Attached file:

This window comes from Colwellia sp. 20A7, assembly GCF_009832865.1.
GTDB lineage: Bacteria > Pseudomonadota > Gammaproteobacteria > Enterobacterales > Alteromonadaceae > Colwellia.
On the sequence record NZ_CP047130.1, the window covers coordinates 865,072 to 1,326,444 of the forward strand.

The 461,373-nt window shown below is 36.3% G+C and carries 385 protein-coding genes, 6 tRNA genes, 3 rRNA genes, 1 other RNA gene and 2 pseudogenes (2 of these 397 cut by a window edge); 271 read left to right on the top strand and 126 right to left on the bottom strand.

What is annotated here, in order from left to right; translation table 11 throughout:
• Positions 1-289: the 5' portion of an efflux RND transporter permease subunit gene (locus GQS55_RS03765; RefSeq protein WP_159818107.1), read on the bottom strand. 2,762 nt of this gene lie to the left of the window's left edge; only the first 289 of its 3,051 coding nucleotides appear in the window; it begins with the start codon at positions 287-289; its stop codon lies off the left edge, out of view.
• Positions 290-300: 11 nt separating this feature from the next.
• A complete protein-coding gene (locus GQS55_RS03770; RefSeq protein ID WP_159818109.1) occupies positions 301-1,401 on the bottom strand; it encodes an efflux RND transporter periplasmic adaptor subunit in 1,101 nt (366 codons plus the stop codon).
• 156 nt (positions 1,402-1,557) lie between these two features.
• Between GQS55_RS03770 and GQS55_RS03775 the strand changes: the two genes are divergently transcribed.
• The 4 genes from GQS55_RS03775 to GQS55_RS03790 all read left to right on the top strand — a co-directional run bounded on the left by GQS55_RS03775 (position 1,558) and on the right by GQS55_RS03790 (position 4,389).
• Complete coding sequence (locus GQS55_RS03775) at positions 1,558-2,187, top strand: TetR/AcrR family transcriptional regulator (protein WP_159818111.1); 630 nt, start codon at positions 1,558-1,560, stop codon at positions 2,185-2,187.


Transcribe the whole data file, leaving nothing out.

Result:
This window comes from Colwellia sp. 20A7, assembly GCF_009832865.1.
GTDB lineage: Bacteria > Pseudomonadota > Gammaproteobacteria > Enterobacterales > Alteromonadaceae > Colwellia.
On the sequence record NZ_CP047130.1, the window covers coordinates 865,072 to 1,326,444 of the forward strand.

The 461,373-nt window shown below is 36.3% G+C and carries 385 protein-coding genes, 6 tRNA genes, 3 rRNA genes, 1 other RNA gene and 2 pseudogenes (2 of these 397 cut by a window edge); 271 read left to right on the top strand and 126 right to left on the bottom strand.

What is annotated here, in order from left to right; translation table 11 throughout:
• Positions 1-289: the 5' portion of an efflux RND transporter permease subunit gene (locus GQS55_RS03765; RefSeq protein WP_159818107.1), read on the bottom strand. 2,762 nt of this gene lie to the left of the window's left edge; only the first 289 of its 3,051 coding nucleotides appear in the window; it begins with the start codon at positions 287-289; its stop codon lies off the left edge, out of view.
• Positions 290-300: 11 nt separating this feature from the next.
• A complete protein-coding gene (locus GQS55_RS03770; RefSeq protein ID WP_159818109.1) occupies positions 301-1,401 on the bottom strand; it encodes an efflux RND transporter periplasmic adaptor subunit in 1,101 nt (366 codons plus the stop codon).
• 156 nt (positions 1,402-1,557) lie between these two features.
• Between GQS55_RS03770 and GQS55_RS03775 the strand changes: the two genes are divergently transcribed.
• The 4 genes from GQS55_RS03775 to GQS55_RS03790 all read left to right on the top strand — a co-directional run bounded on the left by GQS55_RS03775 (position 1,558) and on the right by GQS55_RS03790 (position 4,389).
• Complete coding sequence (locus GQS55_RS03775) at positions 1,558-2,187, top strand: TetR/AcrR family transcriptional regulator (protein WP_159818111.1); 630 nt, start codon at positions 1,558-1,560, stop codon at positions 2,185-2,187.